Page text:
“It is apparent that Nevada has too few students in higher education,” White said.

Figure 2 (taken from the NSHE report) compares college enrollment in the U.S. and Nevada. Figure 3 (taken from NSHE report) illustrates this decrease in NSHE enrollment per 100,000 residents in Nevada.

Figure 2: College Enrollment per 100,000 Population

Screen Shot 2016-10-26 at 2.09.53 PM

Figure 3: NSHE Enrollment per 100,00 Population


In terms of funding for higher education, NSHE reports that Nevada ranks 44th nationally for support of higher education per $1,000 of personal income and 39th in the percentage of the state budget going to higher education. Among the comparable states, Nevada ranks last in these two categories, despite having a much higher household incomes than Arkansas, Kansas, Mississippi, and Utah.

Further exacerbating the funding problem for NSHE is that much of the spending relies on non-state sources, despite low levels of research expenditures. Only one of the state’s four-year colleges, University of Nevada, Reno, is considered a top-tier research institution by U.S. News & World Report metrics.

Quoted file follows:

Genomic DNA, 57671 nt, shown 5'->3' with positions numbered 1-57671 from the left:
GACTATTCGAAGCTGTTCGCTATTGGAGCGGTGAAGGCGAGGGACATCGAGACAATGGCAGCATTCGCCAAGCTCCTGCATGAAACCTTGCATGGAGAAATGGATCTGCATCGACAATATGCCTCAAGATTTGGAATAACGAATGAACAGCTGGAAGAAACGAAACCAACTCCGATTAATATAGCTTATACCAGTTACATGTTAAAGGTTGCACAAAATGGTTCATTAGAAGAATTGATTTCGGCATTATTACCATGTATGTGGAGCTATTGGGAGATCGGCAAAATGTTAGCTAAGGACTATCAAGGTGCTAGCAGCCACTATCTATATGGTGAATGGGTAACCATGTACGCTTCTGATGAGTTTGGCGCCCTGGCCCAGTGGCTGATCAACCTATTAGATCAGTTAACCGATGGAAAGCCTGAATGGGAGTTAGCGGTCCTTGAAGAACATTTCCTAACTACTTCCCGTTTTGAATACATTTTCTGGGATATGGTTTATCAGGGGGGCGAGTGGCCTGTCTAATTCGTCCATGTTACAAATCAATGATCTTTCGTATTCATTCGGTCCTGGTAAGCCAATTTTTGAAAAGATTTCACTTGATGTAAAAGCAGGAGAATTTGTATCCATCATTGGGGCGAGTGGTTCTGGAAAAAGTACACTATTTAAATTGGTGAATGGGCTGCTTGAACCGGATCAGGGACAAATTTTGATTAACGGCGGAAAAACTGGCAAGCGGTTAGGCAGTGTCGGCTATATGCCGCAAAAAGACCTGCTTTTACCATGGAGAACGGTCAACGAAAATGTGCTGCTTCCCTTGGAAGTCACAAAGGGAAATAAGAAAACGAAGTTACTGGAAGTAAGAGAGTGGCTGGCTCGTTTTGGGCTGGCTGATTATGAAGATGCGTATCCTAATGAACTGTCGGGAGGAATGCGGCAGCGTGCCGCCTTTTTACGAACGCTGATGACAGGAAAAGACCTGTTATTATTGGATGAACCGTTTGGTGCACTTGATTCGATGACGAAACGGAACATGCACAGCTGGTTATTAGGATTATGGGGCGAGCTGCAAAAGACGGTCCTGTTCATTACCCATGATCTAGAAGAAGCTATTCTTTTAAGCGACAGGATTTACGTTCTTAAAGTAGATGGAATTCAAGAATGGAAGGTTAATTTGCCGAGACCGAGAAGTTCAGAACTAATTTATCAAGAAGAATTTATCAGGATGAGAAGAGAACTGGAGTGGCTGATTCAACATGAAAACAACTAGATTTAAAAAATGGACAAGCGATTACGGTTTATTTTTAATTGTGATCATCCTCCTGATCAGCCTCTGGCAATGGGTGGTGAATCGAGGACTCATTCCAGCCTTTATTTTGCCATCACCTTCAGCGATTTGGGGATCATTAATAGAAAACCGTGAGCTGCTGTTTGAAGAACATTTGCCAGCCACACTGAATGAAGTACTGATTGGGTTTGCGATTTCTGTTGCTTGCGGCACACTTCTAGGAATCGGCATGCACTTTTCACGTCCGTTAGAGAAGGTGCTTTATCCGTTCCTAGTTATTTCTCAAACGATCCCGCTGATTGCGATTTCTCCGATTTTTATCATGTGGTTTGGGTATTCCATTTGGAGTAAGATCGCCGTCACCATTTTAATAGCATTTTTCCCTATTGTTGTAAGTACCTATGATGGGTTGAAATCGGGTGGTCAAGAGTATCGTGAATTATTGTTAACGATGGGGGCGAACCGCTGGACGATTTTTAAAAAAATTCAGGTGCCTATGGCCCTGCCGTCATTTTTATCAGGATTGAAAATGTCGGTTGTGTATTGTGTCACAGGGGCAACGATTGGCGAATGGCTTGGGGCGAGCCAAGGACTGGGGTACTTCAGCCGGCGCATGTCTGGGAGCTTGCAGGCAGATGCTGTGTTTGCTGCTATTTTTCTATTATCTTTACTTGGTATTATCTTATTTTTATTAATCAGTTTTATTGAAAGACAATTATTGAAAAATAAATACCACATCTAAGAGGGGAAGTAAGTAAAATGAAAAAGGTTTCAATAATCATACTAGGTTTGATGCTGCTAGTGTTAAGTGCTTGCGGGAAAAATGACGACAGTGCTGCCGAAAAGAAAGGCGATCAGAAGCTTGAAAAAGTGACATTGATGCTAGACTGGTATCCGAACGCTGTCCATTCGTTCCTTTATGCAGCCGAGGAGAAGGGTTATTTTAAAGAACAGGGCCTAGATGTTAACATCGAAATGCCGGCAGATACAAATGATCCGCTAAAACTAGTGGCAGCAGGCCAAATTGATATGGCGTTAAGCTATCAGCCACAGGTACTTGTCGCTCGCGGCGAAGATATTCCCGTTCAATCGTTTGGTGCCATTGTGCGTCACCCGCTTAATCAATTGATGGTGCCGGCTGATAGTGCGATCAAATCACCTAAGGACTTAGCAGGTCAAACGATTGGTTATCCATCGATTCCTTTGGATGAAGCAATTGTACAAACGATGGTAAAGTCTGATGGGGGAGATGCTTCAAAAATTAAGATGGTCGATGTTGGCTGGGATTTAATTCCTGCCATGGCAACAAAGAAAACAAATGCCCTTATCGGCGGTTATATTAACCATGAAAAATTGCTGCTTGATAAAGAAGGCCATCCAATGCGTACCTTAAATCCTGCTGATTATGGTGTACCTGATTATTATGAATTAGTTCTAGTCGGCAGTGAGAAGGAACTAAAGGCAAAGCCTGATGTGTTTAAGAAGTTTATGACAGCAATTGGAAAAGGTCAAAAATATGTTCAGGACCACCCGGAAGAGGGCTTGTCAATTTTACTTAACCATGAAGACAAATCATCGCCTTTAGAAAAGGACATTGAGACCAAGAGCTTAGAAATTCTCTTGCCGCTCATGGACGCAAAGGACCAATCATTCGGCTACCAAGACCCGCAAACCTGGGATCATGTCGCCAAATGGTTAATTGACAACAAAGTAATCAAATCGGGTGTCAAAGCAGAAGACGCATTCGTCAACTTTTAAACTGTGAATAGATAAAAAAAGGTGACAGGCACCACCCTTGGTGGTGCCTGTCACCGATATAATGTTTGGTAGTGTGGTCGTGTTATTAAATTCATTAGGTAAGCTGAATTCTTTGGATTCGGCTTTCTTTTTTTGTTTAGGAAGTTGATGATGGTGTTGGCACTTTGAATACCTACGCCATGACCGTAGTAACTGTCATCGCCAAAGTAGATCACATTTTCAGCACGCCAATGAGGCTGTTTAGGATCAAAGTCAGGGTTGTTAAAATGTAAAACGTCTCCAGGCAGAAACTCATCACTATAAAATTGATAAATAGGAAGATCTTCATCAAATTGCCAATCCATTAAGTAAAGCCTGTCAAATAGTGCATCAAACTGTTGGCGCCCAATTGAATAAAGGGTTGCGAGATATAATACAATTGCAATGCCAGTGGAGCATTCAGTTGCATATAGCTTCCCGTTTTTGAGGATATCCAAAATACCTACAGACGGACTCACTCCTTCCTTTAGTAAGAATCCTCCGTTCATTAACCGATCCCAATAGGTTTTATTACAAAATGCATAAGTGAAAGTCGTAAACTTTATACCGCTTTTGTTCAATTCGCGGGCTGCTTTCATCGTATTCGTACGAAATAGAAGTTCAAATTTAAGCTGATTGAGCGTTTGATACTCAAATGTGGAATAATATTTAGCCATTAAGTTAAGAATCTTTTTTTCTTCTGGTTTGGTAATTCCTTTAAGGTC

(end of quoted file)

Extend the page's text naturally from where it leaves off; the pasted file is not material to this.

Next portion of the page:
The Chancellor also discussed several other barriers to success that NSHE schools face, including: high student-faculty ratios, which makes it difficult for faculty to do work outside of their teaching responsibilities; the teacher pipeline problem for K-12 public schools; and the lack of college and career readiness among high school students.

Policy Considerations

To help address the challenges faced by NSHE schools and Nevada’s education system, and to encourage higher rates of high school completion and enrollment in NSHE institutions, legislators may want to consider the following:

  • Increase need-based financial aid programs. In 2015, the Nevada Legislature created the Silver State Opportunity Grant (Senate Bill 227), the state’s first ever need-based scholarship program, which provides assistance to low-income students attending Nevada State College and community colleges.